"About three months. They've been coming on little by little. At first it felt like ... a heavy weight pressing down on me." It had crushed her until she'd taken to sleeping in her bed and not the monitored chair. "I began waking up with night sweats, my heartbeat racing so fast I should've called the M-Psy, but I didn't." Fingers whispered along her hair and she realized she'd somehow leaned backward without being aware of it.
"Sounds like fear to me," Vaughn said.
"I'm Psy. I don't feel fear." Pulling away, she angled her head to face him.
His focus on her was so intense, she felt stripped bare. "Then what would you call it?"
"A physiological reaction to unknown stress factors."
The slightest hint of a smile played about his lips. "So, what other physiological reactions did you experience?"
She thought he might be laughing at her but had no way of judging the veracity of that conclusion. He was completely unlike any other creature she'd ever come into contact with. "The night sweats deteriorated into what are termed night terrors. I would wake on the verge of screaming, convinced the dark visions had followed me into my waking life."
When she felt Vaughn's fingertips threading through her hair once again, she didn't shift and break the contact. He might be dangerous, but right this second, he seemed to be on her side. And she thought he might be dangerous enough to hold off the visions, unreasonable as that was.
"I don't know what you see normally. Were these different in more than content?" Sascha rested her head on her mate's shoulder, lines of concentration creasing her forehead.
Faith nodded. "Usually, my visions are very focused. Even if they don't start out that way, I can fine-tune them. But these ... I couldn't do anything. I would compare it to being in a vehicle with someone else at the wheel." That had been the most disturbing part. "They were out of my control, but not chaotic."
Vaughn's hand slid under her hair to cover her nape. She jerked, but didn't move away. He was right - she might not be able to beat back the visions, but she could strengthen her capacity to withstand physical stimulation. "But no more," she said very, very quietly, meeting his gaze.
She was practical enough to realize that she was far from being able to handle everything. For all she knew, her current immunity to the heavy heat of Vaughn's hand was being fueled by adrenaline. When the inevitable crash came, she could seize worse than she might've done if she hadn't pushed herself.
"We'll see," he said as softly, and there was a look in his eyes that she couldn't decipher. Perhaps it was challenge, something she'd read about in the endless books she'd devoured in the aloneness of her cottage. Her reading speed and voracity meant she had an incredible amount of knowledge on a multitude of subjects. But it was knowledge without context. Especially where humans and changelings were concerned.
Choosing the prudent option, she returned her attention to Sascha. "After a few weeks, the dark visions began to get more detailed. I started to see flashes, images in pieces, parts of a jigsaw." Another hobby that kept her sane. Or as sane as any F-Psy ever was. "But it was still out of my control because I couldn't put the pieces together."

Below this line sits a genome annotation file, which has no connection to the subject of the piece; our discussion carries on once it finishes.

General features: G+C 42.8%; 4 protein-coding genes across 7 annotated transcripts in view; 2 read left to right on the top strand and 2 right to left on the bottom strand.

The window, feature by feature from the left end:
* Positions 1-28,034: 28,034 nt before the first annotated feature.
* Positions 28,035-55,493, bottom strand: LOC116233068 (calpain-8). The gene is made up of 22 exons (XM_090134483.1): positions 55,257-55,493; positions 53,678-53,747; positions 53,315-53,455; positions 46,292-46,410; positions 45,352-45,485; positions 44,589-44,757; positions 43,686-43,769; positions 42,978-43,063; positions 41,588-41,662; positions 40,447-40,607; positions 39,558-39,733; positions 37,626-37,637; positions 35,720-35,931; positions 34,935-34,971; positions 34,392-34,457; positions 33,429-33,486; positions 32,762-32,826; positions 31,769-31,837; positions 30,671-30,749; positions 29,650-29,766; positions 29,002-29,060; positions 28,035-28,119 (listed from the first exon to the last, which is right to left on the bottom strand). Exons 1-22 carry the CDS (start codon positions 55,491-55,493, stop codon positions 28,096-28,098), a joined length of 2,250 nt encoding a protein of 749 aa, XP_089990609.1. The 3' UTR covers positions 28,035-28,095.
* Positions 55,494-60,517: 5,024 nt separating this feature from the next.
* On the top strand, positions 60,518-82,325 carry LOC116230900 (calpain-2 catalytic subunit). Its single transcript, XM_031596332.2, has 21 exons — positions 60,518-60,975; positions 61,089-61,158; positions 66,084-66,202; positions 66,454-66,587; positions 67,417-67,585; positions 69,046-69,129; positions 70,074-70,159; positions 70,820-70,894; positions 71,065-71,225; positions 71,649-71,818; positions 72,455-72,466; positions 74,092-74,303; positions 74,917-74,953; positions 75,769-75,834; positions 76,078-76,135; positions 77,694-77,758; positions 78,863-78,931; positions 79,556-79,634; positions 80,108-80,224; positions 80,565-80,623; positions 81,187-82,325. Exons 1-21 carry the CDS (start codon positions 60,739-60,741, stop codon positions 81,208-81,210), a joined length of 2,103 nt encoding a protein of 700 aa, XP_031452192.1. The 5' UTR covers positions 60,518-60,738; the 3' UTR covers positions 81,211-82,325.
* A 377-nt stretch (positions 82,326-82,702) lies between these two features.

Vaughn's thumb rubbed against her skin and she turned her head. "Yes?"
"Why did you wait so long to come to us?"
She was caught by the demand in his voice. That, she recognized. People often demanded things from her. "Because until Marine was murdered, I had no way of knowing whether these visions were real. I thought my mind was disintegrating - it's something that happens to all F-Psy, but generally not until the fifth decade or so of life. I believed my decline was beginning early."
"I've never heard of that," Sascha whispered.
"That's not surprising. The PsyClans don't want to be known as producing defective Psy and by the time we deteriorate, we've accumulated enough wealth to ensure discreet medical care during our decline." She tried not to think about what was coming, tried not to imagine herself being unable to speak in coherent sentences or tell the difference between foresight and reality. But that didn't mean she was ignorant of the inevitability. It was why certain NightStar telepaths had trained in the specialist area of blocking. When F-Psy crashed for the final time, it was the blockers who kept their madness from leaking out into the PsyNet, providing the shields the fractured F-Psy could no longer maintain.
"I think that's a load of bullshit." Vaughn's hand tightened a fraction, but it felt like a full-body hug to her senses.
The only thing that kept her from an overload reaction was her concentration on his words. "To what are you referring?"
His touch gentled though she'd made no verbal complaint, that stroking thumb coming to a halt. "They had Sascha convinced she was going mad just because she didn't fit into the mold they'd created for her. Sounds like the same thing."
Faith looked at Sascha. "He doesn't understand."
"What?" Vaughn's tone was more growl than sound.
It was Sascha who answered. "The F-Psy had one of the highest rates of mental illness even before Silence."
Lucas's arms came around his mate in a tight hug. Faith wondered what Lucas had heard that she hadn't, because from the look on Sascha's face, it seemed to have been exactly what she'd needed. "But highest doesn't translate to all, does it, Sascha darling?"
Faith found her eyes following the movement of Lucas's hand over Sascha's curls. Until Vaughn's thumb whispered over her skin again. She stiffened, caught off guard to find that he'd moved closer. But she couldn't speak, even to tell him to back off. Perhaps she'd exhausted her ability to deal with the amount of new material she was being forced to process.